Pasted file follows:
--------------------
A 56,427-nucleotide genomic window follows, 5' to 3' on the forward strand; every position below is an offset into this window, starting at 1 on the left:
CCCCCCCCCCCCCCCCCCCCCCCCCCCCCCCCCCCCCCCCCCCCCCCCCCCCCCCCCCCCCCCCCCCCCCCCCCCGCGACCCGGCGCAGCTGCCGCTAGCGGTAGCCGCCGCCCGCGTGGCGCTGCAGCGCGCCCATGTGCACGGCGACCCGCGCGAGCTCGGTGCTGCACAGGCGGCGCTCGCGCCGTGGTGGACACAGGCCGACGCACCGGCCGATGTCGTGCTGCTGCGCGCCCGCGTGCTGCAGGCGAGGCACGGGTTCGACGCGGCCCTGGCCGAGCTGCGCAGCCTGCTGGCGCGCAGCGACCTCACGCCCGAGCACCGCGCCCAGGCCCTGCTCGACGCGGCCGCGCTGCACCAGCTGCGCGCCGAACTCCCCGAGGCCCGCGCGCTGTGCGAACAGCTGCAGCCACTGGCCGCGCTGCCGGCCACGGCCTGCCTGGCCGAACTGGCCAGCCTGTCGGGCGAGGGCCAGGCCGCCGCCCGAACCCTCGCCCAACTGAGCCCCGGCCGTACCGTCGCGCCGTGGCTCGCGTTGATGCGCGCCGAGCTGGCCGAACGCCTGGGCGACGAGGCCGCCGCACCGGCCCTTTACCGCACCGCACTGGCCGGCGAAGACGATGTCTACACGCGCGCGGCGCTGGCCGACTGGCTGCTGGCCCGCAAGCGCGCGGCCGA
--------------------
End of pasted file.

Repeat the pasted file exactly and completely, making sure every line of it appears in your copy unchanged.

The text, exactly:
A 56,427-nucleotide genomic window follows, 5' to 3' on the forward strand; every position below is an offset into this window, starting at 1 on the left:
CCCCCCCCCCCCCCCCCCCCCCCCCCCCCCCCCCCCCCCCCCCCCCCCCCCCCCCCCCCCCCCCCCCCCCCCCCCGCGACCCGGCGCAGCTGCCGCTAGCGGTAGCCGCCGCCCGCGTGGCGCTGCAGCGCGCCCATGTGCACGGCGACCCGCGCGAGCTCGGTGCTGCACAGGCGGCGCTCGCGCCGTGGTGGACACAGGCCGACGCACCGGCCGATGTCGTGCTGCTGCGCGCCCGCGTGCTGCAGGCGAGGCACGGGTTCGACGCGGCCCTGGCCGAGCTGCGCAGCCTGCTGGCGCGCAGCGACCTCACGCCCGAGCACCGCGCCCAGGCCCTGCTCGACGCGGCCGCGCTGCACCAGCTGCGCGCCGAACTCCCCGAGGCCCGCGCGCTGTGCGAACAGCTGCAGCCACTGGCCGCGCTGCCGGCCACGGCCTGCCTGGCCGAACTGGCCAGCCTGTCGGGCGAGGGCCAGGCCGCCGCCCGAACCCTCGCCCAACTGAGCCCCGGCCGTACCGTCGCGCCGTGGCTCGCGTTGATGCGCGCCGAGCTGGCCGAACGCCTGGGCGACGAGGCCGCCGCACCGGCCCTTTACCGCACCGCACTGGCCGGCGAAGACGATGTCTACACGCGCGCGGCGCTGGCCGACTGGCTGCTGGCCCGCAAGCGCGCGGCCGA